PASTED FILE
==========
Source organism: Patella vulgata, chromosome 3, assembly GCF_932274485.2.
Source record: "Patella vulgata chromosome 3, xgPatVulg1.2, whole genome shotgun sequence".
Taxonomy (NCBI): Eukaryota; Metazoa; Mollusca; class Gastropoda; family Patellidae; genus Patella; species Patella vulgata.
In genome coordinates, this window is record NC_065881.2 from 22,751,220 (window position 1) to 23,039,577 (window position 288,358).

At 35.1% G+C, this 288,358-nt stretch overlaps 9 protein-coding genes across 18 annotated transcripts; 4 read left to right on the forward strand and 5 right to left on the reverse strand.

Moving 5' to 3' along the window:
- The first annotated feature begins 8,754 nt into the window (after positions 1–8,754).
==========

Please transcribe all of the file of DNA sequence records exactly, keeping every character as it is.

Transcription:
Source organism: Patella vulgata, chromosome 3, assembly GCF_932274485.2.
Source record: "Patella vulgata chromosome 3, xgPatVulg1.2, whole genome shotgun sequence".
Taxonomy (NCBI): Eukaryota; Metazoa; Mollusca; class Gastropoda; family Patellidae; genus Patella; species Patella vulgata.
In genome coordinates, this window is record NC_065881.2 from 22,751,220 (window position 1) to 23,039,577 (window position 288,358).

At 35.1% G+C, this 288,358-nt stretch overlaps 9 protein-coding genes across 18 annotated transcripts; 4 read left to right on the forward strand and 5 right to left on the reverse strand.

Moving 5' to 3' along the window:
- The first annotated feature begins 8,754 nt into the window (after positions 1–8,754).